Gen. Dwight D. Eisenhower believes that
American leadership in all walks of life still is necessary today to help steer
the world along the road to peace.
The former commander-in-chief of Allied armies in Europe shared the spotlight
Sunday at Texas A. and M. college Easter sunrise services with two Congressional
Medal of Honor winners. In a speech, Eisenhower said:
"Knowledge of the world - of other countries and peoples as well as our own,
understanding of the need for organization and for the constructive work of
peace, as well as the destructive processes of war - is required.
"This, supported by energetic, tireless leadership, is the greatest need of a
Will Need ROTC
Gen. Eisenhower, now Army chief of staff, warned that the reserve office [sic
training corps will be necessary in case of another war because of the need for
He praised the service of 800,000 Americans who became officers during World war
"They provided the leadership that saved our freedom, our way of life, from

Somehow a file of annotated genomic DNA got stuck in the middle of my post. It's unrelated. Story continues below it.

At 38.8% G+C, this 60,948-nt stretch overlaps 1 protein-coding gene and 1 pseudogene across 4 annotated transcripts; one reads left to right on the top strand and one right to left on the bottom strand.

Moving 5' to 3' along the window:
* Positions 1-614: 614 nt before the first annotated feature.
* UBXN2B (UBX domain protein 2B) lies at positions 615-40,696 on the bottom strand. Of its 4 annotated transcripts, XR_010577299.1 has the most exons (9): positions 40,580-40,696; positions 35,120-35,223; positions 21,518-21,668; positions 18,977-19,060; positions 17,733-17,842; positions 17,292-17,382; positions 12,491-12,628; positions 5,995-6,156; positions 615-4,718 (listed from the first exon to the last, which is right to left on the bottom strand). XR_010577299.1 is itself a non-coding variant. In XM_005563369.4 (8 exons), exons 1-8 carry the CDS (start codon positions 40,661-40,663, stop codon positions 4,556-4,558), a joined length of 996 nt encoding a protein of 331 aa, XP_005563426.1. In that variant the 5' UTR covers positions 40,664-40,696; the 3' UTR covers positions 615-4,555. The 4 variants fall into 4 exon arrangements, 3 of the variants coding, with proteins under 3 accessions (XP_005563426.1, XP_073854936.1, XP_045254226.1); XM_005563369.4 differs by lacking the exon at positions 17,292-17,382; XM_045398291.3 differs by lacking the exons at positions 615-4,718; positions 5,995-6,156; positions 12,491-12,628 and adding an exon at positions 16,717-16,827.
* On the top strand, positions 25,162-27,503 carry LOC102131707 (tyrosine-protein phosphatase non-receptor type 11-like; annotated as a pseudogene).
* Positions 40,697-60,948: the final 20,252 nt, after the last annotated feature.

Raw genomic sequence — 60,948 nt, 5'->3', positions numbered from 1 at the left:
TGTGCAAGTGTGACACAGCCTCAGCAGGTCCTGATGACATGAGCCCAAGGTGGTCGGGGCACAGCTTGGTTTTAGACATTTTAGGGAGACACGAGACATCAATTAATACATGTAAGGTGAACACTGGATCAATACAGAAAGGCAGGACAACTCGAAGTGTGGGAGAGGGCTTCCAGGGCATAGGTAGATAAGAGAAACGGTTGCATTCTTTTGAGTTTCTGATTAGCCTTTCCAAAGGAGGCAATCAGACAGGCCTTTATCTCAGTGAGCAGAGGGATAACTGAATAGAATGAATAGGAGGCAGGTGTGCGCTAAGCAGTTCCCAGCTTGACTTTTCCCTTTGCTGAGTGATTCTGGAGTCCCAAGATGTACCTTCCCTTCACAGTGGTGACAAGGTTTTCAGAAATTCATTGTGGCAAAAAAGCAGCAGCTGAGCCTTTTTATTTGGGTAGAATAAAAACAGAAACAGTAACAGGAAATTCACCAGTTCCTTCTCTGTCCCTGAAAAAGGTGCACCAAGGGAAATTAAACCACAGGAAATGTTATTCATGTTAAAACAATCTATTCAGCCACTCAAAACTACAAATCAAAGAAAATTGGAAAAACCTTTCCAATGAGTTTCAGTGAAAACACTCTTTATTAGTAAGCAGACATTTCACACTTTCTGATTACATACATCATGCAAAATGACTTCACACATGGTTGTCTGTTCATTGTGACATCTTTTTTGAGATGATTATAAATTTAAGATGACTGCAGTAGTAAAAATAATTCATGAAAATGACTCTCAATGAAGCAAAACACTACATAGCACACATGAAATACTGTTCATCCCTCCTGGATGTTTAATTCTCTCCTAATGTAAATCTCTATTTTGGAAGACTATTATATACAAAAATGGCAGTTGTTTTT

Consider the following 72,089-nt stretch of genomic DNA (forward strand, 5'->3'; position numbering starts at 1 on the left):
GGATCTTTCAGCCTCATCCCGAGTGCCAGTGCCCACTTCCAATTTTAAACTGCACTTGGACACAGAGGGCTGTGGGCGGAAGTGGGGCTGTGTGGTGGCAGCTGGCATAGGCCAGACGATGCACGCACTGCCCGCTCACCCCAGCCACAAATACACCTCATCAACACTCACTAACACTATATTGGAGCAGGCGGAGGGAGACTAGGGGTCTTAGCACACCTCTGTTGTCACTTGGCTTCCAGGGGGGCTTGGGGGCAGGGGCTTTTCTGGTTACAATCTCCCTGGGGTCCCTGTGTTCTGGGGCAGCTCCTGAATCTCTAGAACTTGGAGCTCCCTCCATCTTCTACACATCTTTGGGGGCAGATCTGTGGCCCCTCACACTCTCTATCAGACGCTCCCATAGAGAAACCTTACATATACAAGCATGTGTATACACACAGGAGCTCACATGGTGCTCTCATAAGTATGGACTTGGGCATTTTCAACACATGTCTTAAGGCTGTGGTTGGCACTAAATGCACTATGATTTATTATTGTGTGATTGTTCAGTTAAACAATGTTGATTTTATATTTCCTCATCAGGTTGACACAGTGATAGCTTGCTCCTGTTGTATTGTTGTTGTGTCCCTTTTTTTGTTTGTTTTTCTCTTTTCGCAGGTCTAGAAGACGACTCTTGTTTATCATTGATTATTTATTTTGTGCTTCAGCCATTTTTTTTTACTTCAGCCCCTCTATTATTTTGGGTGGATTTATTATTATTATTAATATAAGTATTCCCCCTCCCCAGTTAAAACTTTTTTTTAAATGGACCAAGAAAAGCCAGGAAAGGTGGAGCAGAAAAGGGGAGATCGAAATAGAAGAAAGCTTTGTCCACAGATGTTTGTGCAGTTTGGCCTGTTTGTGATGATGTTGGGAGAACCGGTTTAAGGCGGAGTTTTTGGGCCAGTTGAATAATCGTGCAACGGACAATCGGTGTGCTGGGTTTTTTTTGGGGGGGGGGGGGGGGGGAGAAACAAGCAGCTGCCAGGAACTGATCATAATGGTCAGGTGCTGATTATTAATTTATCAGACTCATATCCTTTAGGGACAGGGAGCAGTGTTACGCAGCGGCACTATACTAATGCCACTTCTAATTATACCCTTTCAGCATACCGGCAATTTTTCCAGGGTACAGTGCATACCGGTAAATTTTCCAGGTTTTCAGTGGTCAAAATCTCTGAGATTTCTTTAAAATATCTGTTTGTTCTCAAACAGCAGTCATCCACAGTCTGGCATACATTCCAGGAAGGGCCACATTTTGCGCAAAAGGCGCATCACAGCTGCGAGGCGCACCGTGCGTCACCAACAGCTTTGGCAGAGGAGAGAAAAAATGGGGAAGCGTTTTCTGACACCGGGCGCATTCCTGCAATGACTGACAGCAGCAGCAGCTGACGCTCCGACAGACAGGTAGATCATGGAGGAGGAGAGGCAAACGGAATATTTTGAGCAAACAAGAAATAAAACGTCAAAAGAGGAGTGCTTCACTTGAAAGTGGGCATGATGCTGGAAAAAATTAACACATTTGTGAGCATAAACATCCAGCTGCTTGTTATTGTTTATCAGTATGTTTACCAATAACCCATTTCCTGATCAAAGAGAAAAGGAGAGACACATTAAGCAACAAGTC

powerful enemies. No one can ever deny that accomplishment."
Capt. Eli Whitely of Georgetown, Tex., and Sgt. William G. Harrell of Mercedes,
Tex., an armless [sic - handless] war hero, received the Congressional Medal of Honor.
They were the sole survivors of six [sic - seven] former Texas A. and M. students who won the
nation's highest military award to answer roll call.
The four who died in combat were Lt. Thomas W. Fowler, Sgt. [sic - 2nd Lt] Lloyd H.
Hughes, Staff Sgt. George D. Keathley, and Lt. Turney W. Leonard.
Receives DeGree [sic - Degree]
Eisenhower received an honorary degree of Doctor of Laws from the college
Saturday night. His name headed the list of 29 presentations of honorary degrees
to former Aggie students who attained the rank of general during the war.